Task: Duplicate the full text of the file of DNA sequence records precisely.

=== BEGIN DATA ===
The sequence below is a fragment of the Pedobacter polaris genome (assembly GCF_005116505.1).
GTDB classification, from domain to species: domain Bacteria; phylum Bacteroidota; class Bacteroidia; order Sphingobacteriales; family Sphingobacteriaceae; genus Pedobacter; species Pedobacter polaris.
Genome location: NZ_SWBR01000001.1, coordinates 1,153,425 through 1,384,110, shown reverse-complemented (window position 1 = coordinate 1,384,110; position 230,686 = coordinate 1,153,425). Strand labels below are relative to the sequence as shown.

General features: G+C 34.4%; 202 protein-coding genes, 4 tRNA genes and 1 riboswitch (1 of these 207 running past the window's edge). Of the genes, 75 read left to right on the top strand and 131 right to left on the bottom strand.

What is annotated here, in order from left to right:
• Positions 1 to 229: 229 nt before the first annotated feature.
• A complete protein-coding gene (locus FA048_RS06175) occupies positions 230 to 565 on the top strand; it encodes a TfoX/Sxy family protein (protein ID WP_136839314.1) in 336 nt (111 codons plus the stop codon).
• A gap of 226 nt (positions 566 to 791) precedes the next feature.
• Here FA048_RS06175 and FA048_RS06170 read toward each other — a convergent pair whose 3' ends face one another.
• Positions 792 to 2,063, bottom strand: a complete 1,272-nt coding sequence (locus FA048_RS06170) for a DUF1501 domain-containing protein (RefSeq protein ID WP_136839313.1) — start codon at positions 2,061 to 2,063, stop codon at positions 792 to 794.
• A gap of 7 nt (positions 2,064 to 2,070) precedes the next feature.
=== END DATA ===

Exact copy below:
The sequence below is a fragment of the Pedobacter polaris genome (assembly GCF_005116505.1).
GTDB classification, from domain to species: domain Bacteria; phylum Bacteroidota; class Bacteroidia; order Sphingobacteriales; family Sphingobacteriaceae; genus Pedobacter; species Pedobacter polaris.
Genome location: NZ_SWBR01000001.1, coordinates 1,153,425 through 1,384,110, shown reverse-complemented (window position 1 = coordinate 1,384,110; position 230,686 = coordinate 1,153,425). Strand labels below are relative to the sequence as shown.

General features: G+C 34.4%; 202 protein-coding genes, 4 tRNA genes and 1 riboswitch (1 of these 207 running past the window's edge). Of the genes, 75 read left to right on the top strand and 131 right to left on the bottom strand.

What is annotated here, in order from left to right:
• Positions 1 to 229: 229 nt before the first annotated feature.
• A complete protein-coding gene (locus FA048_RS06175) occupies positions 230 to 565 on the top strand; it encodes a TfoX/Sxy family protein (protein ID WP_136839314.1) in 336 nt (111 codons plus the stop codon).
• A gap of 226 nt (positions 566 to 791) precedes the next feature.
• Here FA048_RS06175 and FA048_RS06170 read toward each other — a convergent pair whose 3' ends face one another.
• Positions 792 to 2,063, bottom strand: a complete 1,272-nt coding sequence (locus FA048_RS06170) for a DUF1501 domain-containing protein (RefSeq protein ID WP_136839313.1) — start codon at positions 2,061 to 2,063, stop codon at positions 792 to 794.
• A gap of 7 nt (positions 2,064 to 2,070) precedes the next feature.